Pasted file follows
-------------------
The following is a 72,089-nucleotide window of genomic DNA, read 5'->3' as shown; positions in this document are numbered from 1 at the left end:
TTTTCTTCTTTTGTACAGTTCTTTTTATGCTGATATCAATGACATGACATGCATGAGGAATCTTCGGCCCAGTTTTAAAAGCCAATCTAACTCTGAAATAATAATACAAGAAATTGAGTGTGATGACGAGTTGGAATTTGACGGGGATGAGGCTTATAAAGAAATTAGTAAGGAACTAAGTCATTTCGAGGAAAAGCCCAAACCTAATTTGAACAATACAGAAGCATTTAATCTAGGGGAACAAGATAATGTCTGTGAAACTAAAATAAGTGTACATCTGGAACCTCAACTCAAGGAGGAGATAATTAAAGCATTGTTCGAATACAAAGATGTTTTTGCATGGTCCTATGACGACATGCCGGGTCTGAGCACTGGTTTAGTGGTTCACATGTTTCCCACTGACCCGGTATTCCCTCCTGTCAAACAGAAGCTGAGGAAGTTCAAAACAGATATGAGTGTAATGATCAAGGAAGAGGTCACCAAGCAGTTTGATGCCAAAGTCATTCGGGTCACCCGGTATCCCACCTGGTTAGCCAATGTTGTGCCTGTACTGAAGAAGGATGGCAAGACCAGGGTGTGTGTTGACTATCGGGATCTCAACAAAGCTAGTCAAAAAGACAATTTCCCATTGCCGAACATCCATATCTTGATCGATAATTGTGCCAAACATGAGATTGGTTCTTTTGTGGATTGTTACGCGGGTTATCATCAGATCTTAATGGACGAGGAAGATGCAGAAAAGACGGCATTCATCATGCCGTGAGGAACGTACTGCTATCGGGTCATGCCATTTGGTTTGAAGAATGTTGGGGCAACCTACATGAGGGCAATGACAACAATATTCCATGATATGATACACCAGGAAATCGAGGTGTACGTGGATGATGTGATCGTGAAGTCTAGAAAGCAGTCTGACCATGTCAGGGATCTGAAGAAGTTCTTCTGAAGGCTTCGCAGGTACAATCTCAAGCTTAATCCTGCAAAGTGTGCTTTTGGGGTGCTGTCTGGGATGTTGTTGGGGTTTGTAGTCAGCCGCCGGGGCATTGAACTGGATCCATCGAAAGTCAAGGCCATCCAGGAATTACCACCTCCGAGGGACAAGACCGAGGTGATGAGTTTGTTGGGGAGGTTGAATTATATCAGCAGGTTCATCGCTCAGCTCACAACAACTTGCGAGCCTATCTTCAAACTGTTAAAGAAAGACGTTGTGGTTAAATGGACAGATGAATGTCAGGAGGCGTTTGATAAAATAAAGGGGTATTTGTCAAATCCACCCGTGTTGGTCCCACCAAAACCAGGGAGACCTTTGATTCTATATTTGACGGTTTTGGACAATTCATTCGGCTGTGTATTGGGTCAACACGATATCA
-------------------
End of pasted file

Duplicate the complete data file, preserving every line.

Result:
The following is a 72,089-nucleotide window of genomic DNA, read 5'->3' as shown; positions in this document are numbered from 1 at the left end:
TTTTCTTCTTTTGTACAGTTCTTTTTATGCTGATATCAATGACATGACATGCATGAGGAATCTTCGGCCCAGTTTTAAAAGCCAATCTAACTCTGAAATAATAATACAAGAAATTGAGTGTGATGACGAGTTGGAATTTGACGGGGATGAGGCTTATAAAGAAATTAGTAAGGAACTAAGTCATTTCGAGGAAAAGCCCAAACCTAATTTGAACAATACAGAAGCATTTAATCTAGGGGAACAAGATAATGTCTGTGAAACTAAAATAAGTGTACATCTGGAACCTCAACTCAAGGAGGAGATAATTAAAGCATTGTTCGAATACAAAGATGTTTTTGCATGGTCCTATGACGACATGCCGGGTCTGAGCACTGGTTTAGTGGTTCACATGTTTCCCACTGACCCGGTATTCCCTCCTGTCAAACAGAAGCTGAGGAAGTTCAAAACAGATATGAGTGTAATGATCAAGGAAGAGGTCACCAAGCAGTTTGATGCCAAAGTCATTCGGGTCACCCGGTATCCCACCTGGTTAGCCAATGTTGTGCCTGTACTGAAGAAGGATGGCAAGACCAGGGTGTGTGTTGACTATCGGGATCTCAACAAAGCTAGTCAAAAAGACAATTTCCCATTGCCGAACATCCATATCTTGATCGATAATTGTGCCAAACATGAGATTGGTTCTTTTGTGGATTGTTACGCGGGTTATCATCAGATCTTAATGGACGAGGAAGATGCAGAAAAGACGGCATTCATCATGCCGTGAGGAACGTACTGCTATCGGGTCATGCCATTTGGTTTGAAGAATGTTGGGGCAACCTACATGAGGGCAATGACAACAATATTCCATGATATGATACACCAGGAAATCGAGGTGTACGTGGATGATGTGATCGTGAAGTCTAGAAAGCAGTCTGACCATGTCAGGGATCTGAAGAAGTTCTTCTGAAGGCTTCGCAGGTACAATCTCAAGCTTAATCCTGCAAAGTGTGCTTTTGGGGTGCTGTCTGGGATGTTGTTGGGGTTTGTAGTCAGCCGCCGGGGCATTGAACTGGATCCATCGAAAGTCAAGGCCATCCAGGAATTACCACCTCCGAGGGACAAGACCGAGGTGATGAGTTTGTTGGGGAGGTTGAATTATATCAGCAGGTTCATCGCTCAGCTCACAACAACTTGCGAGCCTATCTTCAAACTGTTAAAGAAAGACGTTGTGGTTAAATGGACAGATGAATGTCAGGAGGCGTTTGATAAAATAAAGGGGTATTTGTCAAATCCACCCGTGTTGGTCCCACCAAAACCAGGGAGACCTTTGATTCTATATTTGACGGTTTTGGACAATTCATTCGGCTGTGTATTGGGTCAACACGATATCA